William Dennison Clark
|Date of birth||October 21, 1885|
|Date of death||May 30, 1932(aged 46)|
|Place of death||Salem, Oregon|
|Position(s)||Halfback, Fullback, End|
William Dennison "Denny" Clark (October 21, 1885 – May 30, 1932) was an American football player. He played for the University of Michigan from 1903 to 1905. He was blamed for Michigan's 1905 loss to the University of Chicago, which ended the Wolverines' 56-game unbeaten streak. He committed suicide at a hotel in Salem, Oregon, in 1932.
Early years and lineage
A native of Detroit, Michigan, Clark was the son of the Rev. Rufus Wheelwright Clark (1844–1909), who served for many years as the rector at St. Paul's Episcopal Church in Detroit, and Lucy (Dennison) Clark (1854–1928). His maternal grandfather was William Dennison, Jr. (1815–1882), who served as the 24th Governor of Ohio and as U.S. Postmaster General in the Cabinet of President Abraham Lincoln during the American Civil War.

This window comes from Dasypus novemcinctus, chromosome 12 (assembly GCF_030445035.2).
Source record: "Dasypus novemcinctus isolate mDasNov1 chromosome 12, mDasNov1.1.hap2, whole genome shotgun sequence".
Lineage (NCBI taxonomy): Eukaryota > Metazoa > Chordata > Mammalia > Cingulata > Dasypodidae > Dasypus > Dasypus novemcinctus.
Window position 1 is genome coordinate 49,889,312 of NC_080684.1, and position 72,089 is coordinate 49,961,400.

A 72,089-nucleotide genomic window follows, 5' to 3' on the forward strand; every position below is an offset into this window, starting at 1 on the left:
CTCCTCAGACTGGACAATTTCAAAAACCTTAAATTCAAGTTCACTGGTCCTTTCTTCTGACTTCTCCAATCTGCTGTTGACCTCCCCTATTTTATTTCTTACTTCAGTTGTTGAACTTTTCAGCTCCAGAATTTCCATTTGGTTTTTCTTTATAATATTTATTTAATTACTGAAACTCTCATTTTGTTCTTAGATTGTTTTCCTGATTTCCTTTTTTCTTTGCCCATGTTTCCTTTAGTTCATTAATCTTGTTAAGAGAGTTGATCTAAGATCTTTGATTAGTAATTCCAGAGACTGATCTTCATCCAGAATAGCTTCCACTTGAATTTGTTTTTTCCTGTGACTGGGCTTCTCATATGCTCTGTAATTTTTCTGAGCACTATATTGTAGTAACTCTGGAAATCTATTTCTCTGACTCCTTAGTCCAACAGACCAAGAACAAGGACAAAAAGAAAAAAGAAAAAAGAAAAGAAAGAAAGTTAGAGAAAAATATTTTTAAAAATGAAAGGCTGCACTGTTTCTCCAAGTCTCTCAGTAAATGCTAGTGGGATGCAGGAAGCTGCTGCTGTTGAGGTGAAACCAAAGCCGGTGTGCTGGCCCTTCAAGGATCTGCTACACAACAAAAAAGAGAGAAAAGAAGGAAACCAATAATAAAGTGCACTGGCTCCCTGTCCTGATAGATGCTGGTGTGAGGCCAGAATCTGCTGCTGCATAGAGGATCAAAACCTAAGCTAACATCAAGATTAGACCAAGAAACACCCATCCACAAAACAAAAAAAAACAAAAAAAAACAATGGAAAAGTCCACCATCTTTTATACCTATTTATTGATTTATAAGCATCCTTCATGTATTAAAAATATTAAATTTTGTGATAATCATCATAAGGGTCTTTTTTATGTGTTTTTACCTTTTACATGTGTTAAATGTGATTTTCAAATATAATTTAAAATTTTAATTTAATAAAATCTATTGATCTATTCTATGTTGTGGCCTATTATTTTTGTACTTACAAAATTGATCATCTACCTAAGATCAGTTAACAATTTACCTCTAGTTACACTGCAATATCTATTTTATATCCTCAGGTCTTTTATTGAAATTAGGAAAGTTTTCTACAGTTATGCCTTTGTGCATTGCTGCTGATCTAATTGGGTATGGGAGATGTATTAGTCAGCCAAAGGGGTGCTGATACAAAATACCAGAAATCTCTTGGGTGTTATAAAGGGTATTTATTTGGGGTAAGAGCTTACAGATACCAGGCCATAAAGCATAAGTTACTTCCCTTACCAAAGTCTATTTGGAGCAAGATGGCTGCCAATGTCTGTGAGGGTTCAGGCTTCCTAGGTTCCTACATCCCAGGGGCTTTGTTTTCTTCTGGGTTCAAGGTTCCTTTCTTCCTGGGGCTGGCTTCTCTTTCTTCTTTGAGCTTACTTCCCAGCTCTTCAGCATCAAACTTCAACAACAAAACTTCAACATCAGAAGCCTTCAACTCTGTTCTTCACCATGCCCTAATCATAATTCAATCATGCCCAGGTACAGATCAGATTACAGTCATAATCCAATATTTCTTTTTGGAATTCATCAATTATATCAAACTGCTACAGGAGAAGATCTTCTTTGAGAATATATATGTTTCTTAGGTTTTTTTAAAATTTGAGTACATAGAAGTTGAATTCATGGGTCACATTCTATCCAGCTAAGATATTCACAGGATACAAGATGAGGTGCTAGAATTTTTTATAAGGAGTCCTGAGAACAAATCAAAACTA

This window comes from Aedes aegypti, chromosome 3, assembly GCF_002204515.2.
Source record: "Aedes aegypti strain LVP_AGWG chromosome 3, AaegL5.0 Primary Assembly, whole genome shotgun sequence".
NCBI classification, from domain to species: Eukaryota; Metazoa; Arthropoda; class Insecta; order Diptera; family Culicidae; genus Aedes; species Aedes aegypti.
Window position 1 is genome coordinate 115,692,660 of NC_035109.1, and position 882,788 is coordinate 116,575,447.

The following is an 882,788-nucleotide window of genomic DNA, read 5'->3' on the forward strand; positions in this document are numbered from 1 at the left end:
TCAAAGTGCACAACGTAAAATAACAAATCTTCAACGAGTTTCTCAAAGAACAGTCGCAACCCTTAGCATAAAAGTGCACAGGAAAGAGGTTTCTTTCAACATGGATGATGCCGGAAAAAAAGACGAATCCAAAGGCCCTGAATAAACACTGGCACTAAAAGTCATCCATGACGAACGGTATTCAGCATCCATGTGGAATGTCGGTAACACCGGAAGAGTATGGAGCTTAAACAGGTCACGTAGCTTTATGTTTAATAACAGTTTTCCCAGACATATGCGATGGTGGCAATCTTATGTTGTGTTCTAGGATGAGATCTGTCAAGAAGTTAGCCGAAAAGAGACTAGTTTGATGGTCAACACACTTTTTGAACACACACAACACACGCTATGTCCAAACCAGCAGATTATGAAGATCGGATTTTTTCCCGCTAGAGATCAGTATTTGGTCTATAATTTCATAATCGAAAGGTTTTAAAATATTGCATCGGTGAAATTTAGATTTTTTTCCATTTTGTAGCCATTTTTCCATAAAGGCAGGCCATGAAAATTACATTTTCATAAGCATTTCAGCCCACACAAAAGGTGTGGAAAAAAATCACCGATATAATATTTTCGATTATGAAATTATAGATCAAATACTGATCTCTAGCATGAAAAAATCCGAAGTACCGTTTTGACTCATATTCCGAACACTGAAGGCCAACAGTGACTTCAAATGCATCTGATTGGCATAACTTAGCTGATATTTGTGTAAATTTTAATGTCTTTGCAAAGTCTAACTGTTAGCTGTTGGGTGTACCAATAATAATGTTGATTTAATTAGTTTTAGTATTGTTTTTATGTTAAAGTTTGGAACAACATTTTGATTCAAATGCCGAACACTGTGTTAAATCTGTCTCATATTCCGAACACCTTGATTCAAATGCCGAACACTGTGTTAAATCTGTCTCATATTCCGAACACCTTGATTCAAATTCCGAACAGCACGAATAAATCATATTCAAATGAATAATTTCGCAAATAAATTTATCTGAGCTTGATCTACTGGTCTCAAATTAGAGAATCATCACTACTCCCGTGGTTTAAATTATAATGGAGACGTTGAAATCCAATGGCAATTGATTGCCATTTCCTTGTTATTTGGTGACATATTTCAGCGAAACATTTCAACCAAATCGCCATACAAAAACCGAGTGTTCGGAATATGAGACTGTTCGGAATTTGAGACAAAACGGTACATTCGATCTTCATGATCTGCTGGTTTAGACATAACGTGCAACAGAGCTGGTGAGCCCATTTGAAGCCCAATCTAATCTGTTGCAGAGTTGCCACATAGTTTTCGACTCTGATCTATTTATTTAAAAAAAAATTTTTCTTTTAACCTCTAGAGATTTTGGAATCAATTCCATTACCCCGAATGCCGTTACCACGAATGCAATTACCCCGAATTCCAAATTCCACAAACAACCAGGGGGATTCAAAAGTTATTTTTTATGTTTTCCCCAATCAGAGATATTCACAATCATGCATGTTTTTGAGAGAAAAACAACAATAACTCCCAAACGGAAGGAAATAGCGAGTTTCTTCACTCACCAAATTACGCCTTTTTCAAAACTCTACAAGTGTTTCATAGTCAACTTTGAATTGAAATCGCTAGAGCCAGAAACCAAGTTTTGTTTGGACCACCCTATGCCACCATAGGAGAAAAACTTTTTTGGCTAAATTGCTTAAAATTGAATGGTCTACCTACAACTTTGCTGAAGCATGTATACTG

University of Michigan
Clark played football for Fielding H. Yost's "Point-a-Minute" teams at the University of Michigan from 1903 to 1905. Clark was a versatile player who played at the halfback, fullback, and end positions. He was the fourth-leading scorer on the 1904 Michigan team with 10 touchdowns.
1905 Chicago game
In the final game of the 1905 season, Clark was blamed for Michigan's 2–0 loss to the University of Chicago, ending a 56-game unbeaten streak dating back to the first game of the 1901 season. Going into the final game of the season, the Wolverines were unbeaten, untied, and unscored upon. The two teams played to a scoreless tie for more than 50 minutes, when Clark was tackled for a safety as he attempted to return a punt from behind the goal line. The Detroit Free Press described the play as follows: